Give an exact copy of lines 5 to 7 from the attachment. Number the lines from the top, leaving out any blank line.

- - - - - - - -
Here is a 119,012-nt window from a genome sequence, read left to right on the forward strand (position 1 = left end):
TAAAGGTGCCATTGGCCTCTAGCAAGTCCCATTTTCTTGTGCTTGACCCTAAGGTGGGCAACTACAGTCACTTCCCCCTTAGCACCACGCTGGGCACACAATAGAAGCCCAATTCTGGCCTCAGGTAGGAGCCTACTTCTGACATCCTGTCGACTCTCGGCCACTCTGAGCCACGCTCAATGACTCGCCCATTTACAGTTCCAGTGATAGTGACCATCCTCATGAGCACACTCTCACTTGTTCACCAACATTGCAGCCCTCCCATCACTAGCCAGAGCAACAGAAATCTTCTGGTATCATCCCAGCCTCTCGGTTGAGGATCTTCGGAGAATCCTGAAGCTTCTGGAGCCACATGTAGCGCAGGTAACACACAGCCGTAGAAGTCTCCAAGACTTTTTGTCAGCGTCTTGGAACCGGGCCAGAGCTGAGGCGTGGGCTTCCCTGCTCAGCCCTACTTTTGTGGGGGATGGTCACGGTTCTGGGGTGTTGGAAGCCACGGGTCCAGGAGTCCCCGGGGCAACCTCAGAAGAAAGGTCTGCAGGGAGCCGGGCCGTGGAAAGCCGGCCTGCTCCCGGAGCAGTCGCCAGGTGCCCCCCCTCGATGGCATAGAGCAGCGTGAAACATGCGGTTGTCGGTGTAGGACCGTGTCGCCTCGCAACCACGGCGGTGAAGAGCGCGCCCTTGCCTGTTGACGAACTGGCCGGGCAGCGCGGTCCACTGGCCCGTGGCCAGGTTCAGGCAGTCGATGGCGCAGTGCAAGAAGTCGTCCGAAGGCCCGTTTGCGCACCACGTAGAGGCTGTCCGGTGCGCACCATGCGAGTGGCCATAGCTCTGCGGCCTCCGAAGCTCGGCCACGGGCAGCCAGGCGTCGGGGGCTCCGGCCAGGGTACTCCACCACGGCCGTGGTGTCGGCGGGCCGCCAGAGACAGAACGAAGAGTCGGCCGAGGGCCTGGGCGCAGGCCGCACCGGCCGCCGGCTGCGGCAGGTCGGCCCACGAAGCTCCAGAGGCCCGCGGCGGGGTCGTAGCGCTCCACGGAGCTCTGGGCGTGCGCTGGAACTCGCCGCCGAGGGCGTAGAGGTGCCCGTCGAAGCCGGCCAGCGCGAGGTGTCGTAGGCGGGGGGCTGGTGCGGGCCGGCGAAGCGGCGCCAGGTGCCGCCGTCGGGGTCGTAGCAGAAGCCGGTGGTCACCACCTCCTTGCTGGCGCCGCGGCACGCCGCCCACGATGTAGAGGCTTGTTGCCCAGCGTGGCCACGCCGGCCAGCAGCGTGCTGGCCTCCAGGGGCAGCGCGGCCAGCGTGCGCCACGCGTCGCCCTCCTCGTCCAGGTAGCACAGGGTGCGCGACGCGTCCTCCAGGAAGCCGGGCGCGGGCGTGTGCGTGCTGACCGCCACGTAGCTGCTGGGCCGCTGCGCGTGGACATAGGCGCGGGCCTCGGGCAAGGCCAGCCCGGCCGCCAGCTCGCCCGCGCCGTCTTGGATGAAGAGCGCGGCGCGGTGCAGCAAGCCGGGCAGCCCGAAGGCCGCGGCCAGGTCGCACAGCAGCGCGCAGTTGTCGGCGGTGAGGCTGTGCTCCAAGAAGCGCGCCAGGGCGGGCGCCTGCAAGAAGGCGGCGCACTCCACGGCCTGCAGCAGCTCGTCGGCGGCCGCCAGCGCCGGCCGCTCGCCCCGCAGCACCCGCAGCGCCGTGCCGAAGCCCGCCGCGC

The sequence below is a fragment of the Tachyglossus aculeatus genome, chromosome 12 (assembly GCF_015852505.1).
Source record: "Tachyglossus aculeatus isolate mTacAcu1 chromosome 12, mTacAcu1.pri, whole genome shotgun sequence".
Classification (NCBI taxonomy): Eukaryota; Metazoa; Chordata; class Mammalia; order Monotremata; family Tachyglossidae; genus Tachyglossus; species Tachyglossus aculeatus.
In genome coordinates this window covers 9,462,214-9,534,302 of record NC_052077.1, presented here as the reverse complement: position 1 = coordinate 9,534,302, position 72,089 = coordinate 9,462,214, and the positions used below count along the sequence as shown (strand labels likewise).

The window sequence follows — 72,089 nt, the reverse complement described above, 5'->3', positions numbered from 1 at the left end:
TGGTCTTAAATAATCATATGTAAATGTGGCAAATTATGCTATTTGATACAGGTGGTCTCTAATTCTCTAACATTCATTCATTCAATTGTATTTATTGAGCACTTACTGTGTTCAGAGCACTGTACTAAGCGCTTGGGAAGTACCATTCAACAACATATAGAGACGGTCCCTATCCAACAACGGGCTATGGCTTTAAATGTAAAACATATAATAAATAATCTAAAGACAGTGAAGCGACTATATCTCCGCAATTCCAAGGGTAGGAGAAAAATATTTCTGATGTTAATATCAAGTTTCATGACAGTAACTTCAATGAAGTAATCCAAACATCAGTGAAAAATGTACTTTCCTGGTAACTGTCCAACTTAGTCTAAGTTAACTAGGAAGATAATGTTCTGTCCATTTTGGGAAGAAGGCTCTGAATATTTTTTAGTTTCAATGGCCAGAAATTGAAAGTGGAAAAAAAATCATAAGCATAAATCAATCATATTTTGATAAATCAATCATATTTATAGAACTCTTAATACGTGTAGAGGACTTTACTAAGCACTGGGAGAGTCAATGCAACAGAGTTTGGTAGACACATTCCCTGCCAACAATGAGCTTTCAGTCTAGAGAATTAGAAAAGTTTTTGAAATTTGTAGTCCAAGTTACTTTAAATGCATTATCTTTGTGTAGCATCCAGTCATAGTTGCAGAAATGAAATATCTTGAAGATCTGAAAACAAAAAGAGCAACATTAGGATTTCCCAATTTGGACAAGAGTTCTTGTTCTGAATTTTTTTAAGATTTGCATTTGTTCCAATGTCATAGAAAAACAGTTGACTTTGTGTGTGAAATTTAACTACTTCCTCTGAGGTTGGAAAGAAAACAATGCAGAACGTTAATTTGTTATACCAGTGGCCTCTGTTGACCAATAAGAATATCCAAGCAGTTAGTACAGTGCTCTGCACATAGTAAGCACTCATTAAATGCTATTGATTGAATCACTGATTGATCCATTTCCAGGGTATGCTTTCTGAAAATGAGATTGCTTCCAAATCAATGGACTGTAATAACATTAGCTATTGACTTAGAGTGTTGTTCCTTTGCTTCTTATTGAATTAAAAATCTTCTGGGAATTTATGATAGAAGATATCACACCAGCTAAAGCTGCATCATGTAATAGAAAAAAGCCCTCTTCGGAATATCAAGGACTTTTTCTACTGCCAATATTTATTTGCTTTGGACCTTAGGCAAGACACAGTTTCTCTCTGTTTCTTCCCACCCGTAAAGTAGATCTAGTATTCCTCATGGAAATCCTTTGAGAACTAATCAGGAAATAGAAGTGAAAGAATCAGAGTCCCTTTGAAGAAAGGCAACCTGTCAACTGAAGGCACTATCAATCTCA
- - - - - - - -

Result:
Classification (NCBI taxonomy): Eukaryota; Metazoa; Chordata; class Mammalia; order Monotremata; family Tachyglossidae; genus Tachyglossus; species Tachyglossus aculeatus.
In genome coordinates this window covers 9,462,214-9,534,302 of record NC_052077.1, presented here as the reverse complement: position 1 = coordinate 9,534,302, position 72,089 = coordinate 9,462,214, and the positions used below count along the sequence as shown (strand labels likewise).

The window sequence follows — 72,089 nt, the reverse complement described above, 5'->3', positions numbered from 1 at the left end: